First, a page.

The United States established diplomatic relations with Colombia in 1822, following its independence from Spain. Colombia is a middle-income country and one of the oldest democracies in Latin America. Colombia has experienced more than half a century of conflict with illegal armed groups, including Marxist guerillas and transnational criminal organizations involved in illegal drug trafficking. The Government of Colombia and the Revolutionary Armed Forces of Colombia (FARC) announced they had reached a final peace accord on August 24, 2016 after four years of negotiations. Long-term U.S. interests in Colombia include promoting security, prosperity and good governance.
Colombia’s National Consolidation Plan seeks to re-establish state control and legitimacy in strategically important areas previously dominated by illegal armed groups through a phased approach that combines security, counternarcotics, and economic and social development initiatives. Colombia’s Victims and Land Restitution Law seeks to provide reparations and assistance to more than seven million registered victims of conflict, nearly six million of whom have been internally displaced. U.S. policy supports the Colombian government’s efforts to strengthen its democratic institutions, promote respect for human rights and the rule of law, foster socio-economic development, address immediate humanitarian needs, and end the threats to democracy posed by narcotics trafficking and terrorism.
The United States and Colombia have signed agreements on trade, environmental protection, asset sharing, chemical control, ship-boarding, renewable and clean energy, science and technology, and civil aviation.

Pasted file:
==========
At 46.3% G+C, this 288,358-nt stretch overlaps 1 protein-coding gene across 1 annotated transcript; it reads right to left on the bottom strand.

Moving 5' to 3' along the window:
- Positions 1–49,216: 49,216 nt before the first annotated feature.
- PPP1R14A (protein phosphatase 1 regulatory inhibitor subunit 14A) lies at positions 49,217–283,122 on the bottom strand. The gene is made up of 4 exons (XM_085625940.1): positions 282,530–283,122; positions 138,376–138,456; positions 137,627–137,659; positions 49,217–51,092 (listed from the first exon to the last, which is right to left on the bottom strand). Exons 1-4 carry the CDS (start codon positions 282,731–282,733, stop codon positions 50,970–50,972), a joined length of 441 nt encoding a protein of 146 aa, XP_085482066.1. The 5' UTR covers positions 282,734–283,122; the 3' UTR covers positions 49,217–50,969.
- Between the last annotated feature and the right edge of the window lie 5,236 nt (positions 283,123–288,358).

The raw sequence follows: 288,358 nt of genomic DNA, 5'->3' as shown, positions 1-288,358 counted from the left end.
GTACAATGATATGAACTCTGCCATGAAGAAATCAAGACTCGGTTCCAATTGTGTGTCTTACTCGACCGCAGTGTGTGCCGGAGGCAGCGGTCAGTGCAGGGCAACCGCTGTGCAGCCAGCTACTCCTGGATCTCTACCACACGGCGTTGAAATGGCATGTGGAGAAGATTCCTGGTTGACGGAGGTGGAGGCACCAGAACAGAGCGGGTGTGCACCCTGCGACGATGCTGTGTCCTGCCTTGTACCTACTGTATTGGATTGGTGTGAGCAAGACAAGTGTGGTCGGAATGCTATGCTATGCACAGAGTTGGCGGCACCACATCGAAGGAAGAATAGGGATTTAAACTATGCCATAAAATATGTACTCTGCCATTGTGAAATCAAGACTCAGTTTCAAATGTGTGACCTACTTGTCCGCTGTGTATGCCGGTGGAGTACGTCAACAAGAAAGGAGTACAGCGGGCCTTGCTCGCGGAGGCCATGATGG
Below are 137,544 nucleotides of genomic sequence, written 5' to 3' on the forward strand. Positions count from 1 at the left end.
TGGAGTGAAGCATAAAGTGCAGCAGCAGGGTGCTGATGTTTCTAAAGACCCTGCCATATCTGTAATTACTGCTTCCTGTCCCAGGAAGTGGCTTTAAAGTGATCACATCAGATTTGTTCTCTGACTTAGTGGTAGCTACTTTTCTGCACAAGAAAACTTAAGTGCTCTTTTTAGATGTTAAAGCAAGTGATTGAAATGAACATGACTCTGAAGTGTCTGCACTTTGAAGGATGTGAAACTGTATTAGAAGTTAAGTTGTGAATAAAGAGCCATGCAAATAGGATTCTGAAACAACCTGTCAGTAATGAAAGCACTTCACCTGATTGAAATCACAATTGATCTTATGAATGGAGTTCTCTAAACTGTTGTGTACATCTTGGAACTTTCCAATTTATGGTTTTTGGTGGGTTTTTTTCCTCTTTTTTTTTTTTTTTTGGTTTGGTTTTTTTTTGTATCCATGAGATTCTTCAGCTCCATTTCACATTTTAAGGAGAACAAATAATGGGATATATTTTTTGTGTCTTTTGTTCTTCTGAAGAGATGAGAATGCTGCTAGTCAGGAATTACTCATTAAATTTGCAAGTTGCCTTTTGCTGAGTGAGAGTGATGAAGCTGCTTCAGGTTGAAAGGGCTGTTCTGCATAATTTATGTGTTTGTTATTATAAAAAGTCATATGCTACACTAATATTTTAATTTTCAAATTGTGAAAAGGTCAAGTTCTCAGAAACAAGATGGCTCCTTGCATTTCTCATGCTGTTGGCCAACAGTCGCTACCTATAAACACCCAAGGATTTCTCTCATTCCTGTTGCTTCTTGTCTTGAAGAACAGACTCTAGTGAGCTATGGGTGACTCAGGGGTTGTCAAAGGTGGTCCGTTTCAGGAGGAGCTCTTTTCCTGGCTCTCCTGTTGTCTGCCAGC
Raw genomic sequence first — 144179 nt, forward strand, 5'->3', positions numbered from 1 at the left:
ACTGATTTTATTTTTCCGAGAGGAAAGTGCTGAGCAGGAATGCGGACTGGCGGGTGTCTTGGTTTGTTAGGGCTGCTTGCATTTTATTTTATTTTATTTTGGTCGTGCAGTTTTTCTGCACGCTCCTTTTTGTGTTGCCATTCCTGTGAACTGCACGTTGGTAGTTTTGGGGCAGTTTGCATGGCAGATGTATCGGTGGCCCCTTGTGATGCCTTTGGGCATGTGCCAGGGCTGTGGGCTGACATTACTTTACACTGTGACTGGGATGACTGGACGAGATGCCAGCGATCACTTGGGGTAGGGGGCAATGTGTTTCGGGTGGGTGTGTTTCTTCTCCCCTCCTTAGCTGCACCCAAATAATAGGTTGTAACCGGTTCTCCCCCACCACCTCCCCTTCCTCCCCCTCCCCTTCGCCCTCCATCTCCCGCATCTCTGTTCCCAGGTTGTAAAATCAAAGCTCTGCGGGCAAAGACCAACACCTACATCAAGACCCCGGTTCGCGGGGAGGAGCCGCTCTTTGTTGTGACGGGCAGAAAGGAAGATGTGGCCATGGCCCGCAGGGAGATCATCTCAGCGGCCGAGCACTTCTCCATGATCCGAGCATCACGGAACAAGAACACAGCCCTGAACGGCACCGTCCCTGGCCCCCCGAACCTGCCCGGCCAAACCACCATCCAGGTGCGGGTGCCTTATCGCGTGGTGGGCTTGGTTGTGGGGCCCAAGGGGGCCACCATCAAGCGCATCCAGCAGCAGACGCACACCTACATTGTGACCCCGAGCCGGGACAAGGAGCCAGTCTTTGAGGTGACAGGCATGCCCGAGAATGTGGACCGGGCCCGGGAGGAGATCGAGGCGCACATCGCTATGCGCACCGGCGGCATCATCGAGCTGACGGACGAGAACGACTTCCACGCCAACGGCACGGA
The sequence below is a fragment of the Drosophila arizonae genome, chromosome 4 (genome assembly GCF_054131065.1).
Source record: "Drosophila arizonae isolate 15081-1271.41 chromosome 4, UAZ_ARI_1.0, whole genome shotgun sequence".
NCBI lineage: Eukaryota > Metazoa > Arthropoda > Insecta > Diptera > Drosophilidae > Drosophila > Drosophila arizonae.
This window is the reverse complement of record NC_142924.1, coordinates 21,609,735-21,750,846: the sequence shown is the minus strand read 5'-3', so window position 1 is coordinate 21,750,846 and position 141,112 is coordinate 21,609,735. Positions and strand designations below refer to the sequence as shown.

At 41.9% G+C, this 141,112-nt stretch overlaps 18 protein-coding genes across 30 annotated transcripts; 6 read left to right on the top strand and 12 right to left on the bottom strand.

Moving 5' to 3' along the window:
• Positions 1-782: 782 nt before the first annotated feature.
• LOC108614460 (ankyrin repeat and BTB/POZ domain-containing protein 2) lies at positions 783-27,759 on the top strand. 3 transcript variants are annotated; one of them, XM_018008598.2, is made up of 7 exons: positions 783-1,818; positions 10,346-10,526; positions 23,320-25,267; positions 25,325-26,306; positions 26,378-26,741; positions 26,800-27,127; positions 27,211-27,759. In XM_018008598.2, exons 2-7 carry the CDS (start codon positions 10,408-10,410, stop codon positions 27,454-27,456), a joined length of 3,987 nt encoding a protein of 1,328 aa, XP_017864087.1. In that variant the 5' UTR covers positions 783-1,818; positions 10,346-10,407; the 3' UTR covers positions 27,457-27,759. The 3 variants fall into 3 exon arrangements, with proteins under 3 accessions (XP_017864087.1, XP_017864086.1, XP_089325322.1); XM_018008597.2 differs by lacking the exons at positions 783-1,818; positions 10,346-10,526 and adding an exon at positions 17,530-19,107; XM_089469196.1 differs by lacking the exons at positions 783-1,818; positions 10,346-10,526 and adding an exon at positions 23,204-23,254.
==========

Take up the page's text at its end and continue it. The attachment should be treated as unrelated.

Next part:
U.S. Assistance to Colombia
The U.S. government supports Colombian efforts to transition from conflict towards peace by working in the most conflictive and neglected rural areas of Colombia, where violence, the lack of government presence, and the absence of licit economic opportunities have historically converged. U.S. programs provide support for: the implementation of Colombian government reforms in land restitution; reparations for victims and vulnerable populations, including ethnic communities; public and private investments, in particular to foster a vibrant rural economy; reintegration of ex-combatants; promoting respect for human rights and the rule of law; protection of vulnerable citizens (such as human rights and labor activists); and addressing global climate change and environmental issues in one of the most ecologically diverse countries in the world.
Bilateral Economic Relations
The United States is Colombia’s largest trade partner. The U.S.-Colombia Trade Promotion Agreement, which entered into force in May 2012, aims to improve the investment environment, eliminate tariffs and other barriers to U.S. exports, expand trade, and promote economic growth in both countries. Primary U.S. exports to Colombia include oil, machinery, agricultural products, and organic chemicals. Primary U.S. imports from Colombia include crude oil, gold, coffee, and cut flowers. Approximately 250 U.S. businesses conduct operations in Colombia. U.S. direct investment in Colombia is primarily concentrated in the mining and manufacturing sectors.
Colombia’s Membership in International Organizations
Colombia and the United States belong to a number of the same international organizations, including the United Nations, Organization of American States, International Monetary Fund, World Bank, and World Trade Organization. Colombia is in the process of joining the Organization for Economic Cooperation and Development.